Blumenthal Statement On NTSB Report Detailing Deaths of 15 Railroad And Transit Workers In 2013

Hartford, CT) – U.S. Senator Richard Blumenthal, chairman of the Senate Commerce Subcommittee on Surface Transportation, today released the following statement after the National Transportation Safety Board (NTSB) issued a report detailing the deaths of 15 railroad and transit workers in 2013, including Metro-North worker Robert Luden’s death in West Haven, CT, in May. The NTSB is tasked with investigating transportation fatalities and making safety recommendations to the federal agencies that oversee the country’s rail and transit systems and other stakeholders. Today’s report unveils new safety recommendations these agencies are urged to adopt. Although the report does not have any new recommendations stemming specifically from Robert Luden’s death, his case is mentioned to emphasize the tremendous dangers that railroad workers face on the job each day. Today’s report is in addition to previously-released recommendations that could prevent circumstances like those that led to the Luden fatality. The NTSB is also expected to provide a comprehensive report in the coming weeks on all major Metro-North incidents that have occurred since May 2013.  

“This report is a stern, strong call to action. Preventing more tragic deaths like Robert Luden’s is a national imperative. We must assure that none of these deaths was in vain. Every one of them was senseless and preventable. Last year, 15 employees working on our nation’s railroad and transit systems lost their lives on the job,” Blumenthal said. “That’s horrific, and each one is unacceptable. I commend the NTSB for investigating the fatalities and for releasing today’s recommendations to federal agencies on measures they can take to prevent deaths like those from happening again. These reforms are common sense, including regulations requiring railroad and transit agencies to improve procedures to ensure their workers are armed with all the information they need to be prepared for day-to-day hazards. But the NTSB has made a host of other safety recommendations in recent years – especially to the Federal Railroad Administration (FRA) – and far too many of those have never been acted on. These life-saving recommendations include one made after the 2013 death of Robert Luden in West Haven that would mandate the use of redundant signal protection to protect employees working on track. And there are others that would improve safety for both workers and passengers, including recommendations for enhanced inspection practices, inward- and outward-facing audio and image recorders in rail cabs, and life-saving technology like Positive Train Control.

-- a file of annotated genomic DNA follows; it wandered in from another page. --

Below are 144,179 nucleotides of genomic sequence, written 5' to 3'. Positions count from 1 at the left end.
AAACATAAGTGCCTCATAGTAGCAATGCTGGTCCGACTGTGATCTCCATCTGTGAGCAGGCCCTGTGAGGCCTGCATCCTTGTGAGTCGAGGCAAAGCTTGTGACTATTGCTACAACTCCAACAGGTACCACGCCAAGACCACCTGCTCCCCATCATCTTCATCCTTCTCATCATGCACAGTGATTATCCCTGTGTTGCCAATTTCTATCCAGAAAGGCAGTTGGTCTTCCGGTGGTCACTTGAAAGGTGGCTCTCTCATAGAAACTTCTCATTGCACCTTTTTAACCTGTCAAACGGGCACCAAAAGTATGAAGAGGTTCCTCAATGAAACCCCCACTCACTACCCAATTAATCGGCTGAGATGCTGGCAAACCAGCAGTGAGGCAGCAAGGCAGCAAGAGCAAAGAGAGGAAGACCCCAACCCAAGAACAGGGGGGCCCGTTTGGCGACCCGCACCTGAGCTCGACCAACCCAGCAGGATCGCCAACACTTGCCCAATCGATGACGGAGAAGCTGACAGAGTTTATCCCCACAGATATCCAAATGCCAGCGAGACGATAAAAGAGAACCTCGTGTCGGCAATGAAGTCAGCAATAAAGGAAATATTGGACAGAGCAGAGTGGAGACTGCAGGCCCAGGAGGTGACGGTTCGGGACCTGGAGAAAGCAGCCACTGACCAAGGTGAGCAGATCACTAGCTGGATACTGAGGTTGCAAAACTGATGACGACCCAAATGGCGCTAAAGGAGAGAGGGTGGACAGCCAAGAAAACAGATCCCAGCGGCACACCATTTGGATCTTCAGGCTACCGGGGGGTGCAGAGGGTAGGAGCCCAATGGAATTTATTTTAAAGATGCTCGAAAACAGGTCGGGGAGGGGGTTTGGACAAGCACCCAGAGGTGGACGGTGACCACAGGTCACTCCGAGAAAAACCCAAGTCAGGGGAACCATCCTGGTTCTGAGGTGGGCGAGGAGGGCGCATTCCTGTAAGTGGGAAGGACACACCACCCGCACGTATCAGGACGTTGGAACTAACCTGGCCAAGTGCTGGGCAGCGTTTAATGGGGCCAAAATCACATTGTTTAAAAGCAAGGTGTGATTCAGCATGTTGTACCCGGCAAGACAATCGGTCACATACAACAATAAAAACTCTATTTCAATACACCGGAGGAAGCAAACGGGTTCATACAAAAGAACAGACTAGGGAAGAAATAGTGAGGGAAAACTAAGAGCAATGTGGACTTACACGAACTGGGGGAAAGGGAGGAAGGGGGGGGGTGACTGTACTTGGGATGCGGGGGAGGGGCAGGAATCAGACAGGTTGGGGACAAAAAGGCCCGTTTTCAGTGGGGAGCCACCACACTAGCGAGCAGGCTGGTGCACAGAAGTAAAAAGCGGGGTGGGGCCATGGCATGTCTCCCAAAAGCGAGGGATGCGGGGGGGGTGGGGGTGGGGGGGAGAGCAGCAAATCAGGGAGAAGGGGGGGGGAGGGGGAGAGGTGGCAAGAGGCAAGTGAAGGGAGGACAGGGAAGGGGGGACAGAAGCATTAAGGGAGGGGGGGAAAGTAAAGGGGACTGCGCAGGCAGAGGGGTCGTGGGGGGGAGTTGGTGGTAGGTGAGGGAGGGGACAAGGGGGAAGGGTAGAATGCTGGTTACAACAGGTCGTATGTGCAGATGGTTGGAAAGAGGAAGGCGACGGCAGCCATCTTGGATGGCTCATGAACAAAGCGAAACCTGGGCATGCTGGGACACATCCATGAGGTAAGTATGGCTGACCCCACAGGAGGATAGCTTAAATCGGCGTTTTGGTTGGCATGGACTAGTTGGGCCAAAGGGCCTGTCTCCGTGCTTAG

“We can’t allow the NTSB’s recommendations to be met by regulatory inaction.  They must be implemented swiftly and without delay to improve safety, performance, and reliability on a system that hundreds of thousands of people throughout Connecticut and the region rely on daily. So today, as chair of the Senate Commerce Committee’s Surface Transportation and Merchant Marine Infrastructure, Safety, and Security Subcommittee, I wrote the FRA demanding a timeframe within 30 days that outlines the agency’s plan for implementation of all outstanding recommendations. I will continue working with my colleagues to advance my rail safety bill and ensure Congressional action where necessary on these reforms, and I continue to eagerly await the NTSB’s long-overdue final report on the many tragic Metro-North incidents over the past year. The completion of that investigation is another piece of the puzzle necessary to ensure the safety of our rail systems.”

Text of Blumenthal’s letter to FRA Administrator Joseph Szabo is below:


Dear Administrator Szabo:

Earlier today, the National Transportation Safety Board (NTSB) released a report concerning the deaths of 15 rail and transit workers who died in 2013.  The report contains a number of critical, life-saving recommendations issued to the Federal Railroad Administration (FRA) as well as to other key federal agencies tasked with overseeing our nation’s railroad and transit systems.  The recommendations are designed to ensure that railroad and transit workers are better prepared for day-to-day job hazards, such as those that killed far too many roadway workers last year.  The recommendations are also designed to close gaps between regulatory agencies, improve training, increase union participation in accident investigations, and broaden the involvement of stakeholders in establishing best practices and safety protocols.

As chair of the Senate Commerce Committee’s Surface Transportation and Merchant Marine Infrastructure, Safety, and Security Subcommittee, I am concerned about how your agency will implement the recommendations issued to the FRA today.  The NTSB has issued a host of other vital safety recommendations to the FRA in recent years, including many recommendations spurred by disasters involving Metro-North Railroad, like mandates for rules governing redundant signal protection, inward- and outward-facing audio and image recorders, improved inspection practices, enhanced training, and, of course, renewed calls for Positive Train Control.  Overall, according to the most recent figures, the FRA currently has 55 open NTSB recommendations and 24 of those recommendations – or 44 percent – have been deemed unacceptable.  This does not include new recommendations issued this week.  We can’t allow the NTSB’s recommendations to be met with further inaction.  Accordingly, please provide within 30 days a timeframe that outlines your agency’s plan for implementation of all outstanding NTSB recommendations.   

I appreciate your attention to this matter and your prompt response to my inquiry. 


Richard Blumenthal   

United States Senate